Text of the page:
Scenographical Instrument by Christopher Wren

From Inventions

Jump to: navigation, search

Name adopted by the inventor (in English scenographical instrument, from the Greek skéné=scene and graphein=to paint).



Christopher Wren (1632-1723)

Historic Period

ca. 1650


Perspective instrument designed by Christopher Wren, mainly for surveying purposes: "A Scenographical Instrument, to survey at one Station" (Wren 1750). For this same function Wren also utilised a camera obscura: "A Perspective Box, to survey with it". The "scenographical" instrument consists of a vertical panel on which slides a rule carrying a sight and a pen. Through a system of wires and pulleys, the rule can easily be moved in any direction, keeping it always parallel to the base of the panel. The portion of the rule carrying the sight projects from the board to intercept the points sighted. The other part, with the pen, slides over the drawing paper to trace the positions of the points in perspective. The painter looks through a viewer, superimposes the sight at the end of the rule on the direction of the visual ray, and traces the corresponding position of the point sighted on the sheet of paper. The instrument's operation is similar to that of Christoph Scheiner's pantograph. A singular perspective instrument that combines Wren's invention with Scheiner's pantograph is found at the Museo Galileo di Firenze. It may have originated from the interest aroused by Wren's invention among the mathematicians of the Medicean court. Wren's instrument was in fact shown to Cosimo III de' Medici, during his visit to London in 1663, by Henry Oldenburg, who kept it in his collection of scientific instruments. Another variant was published in 1719 by Grellier de Serviere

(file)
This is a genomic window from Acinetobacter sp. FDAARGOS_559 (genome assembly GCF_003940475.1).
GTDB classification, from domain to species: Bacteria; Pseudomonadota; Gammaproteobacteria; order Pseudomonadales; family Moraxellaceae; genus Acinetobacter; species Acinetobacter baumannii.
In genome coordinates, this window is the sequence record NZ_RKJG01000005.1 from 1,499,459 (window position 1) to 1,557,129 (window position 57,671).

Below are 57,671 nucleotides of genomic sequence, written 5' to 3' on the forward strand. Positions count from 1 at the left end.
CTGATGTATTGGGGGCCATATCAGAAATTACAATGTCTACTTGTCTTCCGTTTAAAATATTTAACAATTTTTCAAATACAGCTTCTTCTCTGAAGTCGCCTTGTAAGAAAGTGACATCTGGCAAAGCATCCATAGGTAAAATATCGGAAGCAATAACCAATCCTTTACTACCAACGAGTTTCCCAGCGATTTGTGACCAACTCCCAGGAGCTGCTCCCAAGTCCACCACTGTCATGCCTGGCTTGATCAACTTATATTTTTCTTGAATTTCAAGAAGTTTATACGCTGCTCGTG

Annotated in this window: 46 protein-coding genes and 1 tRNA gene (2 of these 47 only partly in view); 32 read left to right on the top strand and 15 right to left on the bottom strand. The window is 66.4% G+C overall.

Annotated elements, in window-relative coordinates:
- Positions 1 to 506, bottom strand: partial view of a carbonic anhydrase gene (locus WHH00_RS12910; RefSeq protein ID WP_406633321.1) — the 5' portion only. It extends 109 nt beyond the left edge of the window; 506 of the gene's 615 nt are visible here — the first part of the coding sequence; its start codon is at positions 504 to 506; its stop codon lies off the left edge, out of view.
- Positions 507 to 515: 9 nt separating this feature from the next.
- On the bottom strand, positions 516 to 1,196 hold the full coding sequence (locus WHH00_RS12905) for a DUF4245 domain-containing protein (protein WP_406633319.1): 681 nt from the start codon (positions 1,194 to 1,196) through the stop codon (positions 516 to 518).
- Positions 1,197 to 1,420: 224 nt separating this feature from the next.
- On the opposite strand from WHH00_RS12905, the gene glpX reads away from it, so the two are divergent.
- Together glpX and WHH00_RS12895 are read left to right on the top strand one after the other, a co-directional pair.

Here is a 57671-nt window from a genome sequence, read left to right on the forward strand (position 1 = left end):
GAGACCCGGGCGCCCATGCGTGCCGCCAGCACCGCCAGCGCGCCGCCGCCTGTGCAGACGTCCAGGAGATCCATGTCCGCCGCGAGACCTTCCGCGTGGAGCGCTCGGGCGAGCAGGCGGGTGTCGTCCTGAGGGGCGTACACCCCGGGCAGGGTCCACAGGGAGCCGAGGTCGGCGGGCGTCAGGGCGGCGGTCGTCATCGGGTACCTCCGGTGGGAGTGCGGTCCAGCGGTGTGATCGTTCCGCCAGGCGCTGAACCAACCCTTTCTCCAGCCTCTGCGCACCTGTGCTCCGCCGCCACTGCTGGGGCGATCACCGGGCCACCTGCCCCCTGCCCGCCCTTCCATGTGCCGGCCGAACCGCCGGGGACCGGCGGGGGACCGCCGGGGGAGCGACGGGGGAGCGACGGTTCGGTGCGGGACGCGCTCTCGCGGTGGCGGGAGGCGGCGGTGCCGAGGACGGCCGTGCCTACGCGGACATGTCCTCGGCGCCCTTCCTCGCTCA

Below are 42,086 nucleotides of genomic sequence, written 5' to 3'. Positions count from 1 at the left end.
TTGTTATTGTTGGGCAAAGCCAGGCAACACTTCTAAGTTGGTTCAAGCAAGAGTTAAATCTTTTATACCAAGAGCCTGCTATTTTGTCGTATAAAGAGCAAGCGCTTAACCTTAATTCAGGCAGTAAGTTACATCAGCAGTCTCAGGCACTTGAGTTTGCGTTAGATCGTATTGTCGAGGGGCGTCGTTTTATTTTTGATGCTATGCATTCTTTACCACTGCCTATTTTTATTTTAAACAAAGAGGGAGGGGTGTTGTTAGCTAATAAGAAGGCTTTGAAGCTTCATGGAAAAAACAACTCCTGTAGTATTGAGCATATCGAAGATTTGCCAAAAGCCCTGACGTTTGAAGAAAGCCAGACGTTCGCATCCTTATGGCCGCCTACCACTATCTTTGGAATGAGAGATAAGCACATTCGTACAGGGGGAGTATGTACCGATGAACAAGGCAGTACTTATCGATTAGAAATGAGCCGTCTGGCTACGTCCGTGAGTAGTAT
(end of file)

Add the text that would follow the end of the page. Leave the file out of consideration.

Bibliographical Resources

Oldenburg, Henry. An instrument invented diverse years ago by Dr. Christopher Wren, for deawing the Outlines of an Object in Perspective, in "Philosophical Transactions of the Royal Society", IV, 1669, pp. 898-899.

Grellier de Serviere. Recueil d'ouvrages curieuses de mathematique et de mecanique ou Description du cabinet de monsieur Grellier de Serviere, Lyon, 1719, p. 146, tav. 87, fig. 125.

Wren Jnr, Christopher. Parentalia: or, memoirs of the family of the Wrens, London, 1750, pp. 198-199.

Bennett, Jim. The mathematical science of Christopher Wren , Cambridge, Cambridge university press, 2002.


Author of the entry: Filippo Camerota

Personal tools
In other languages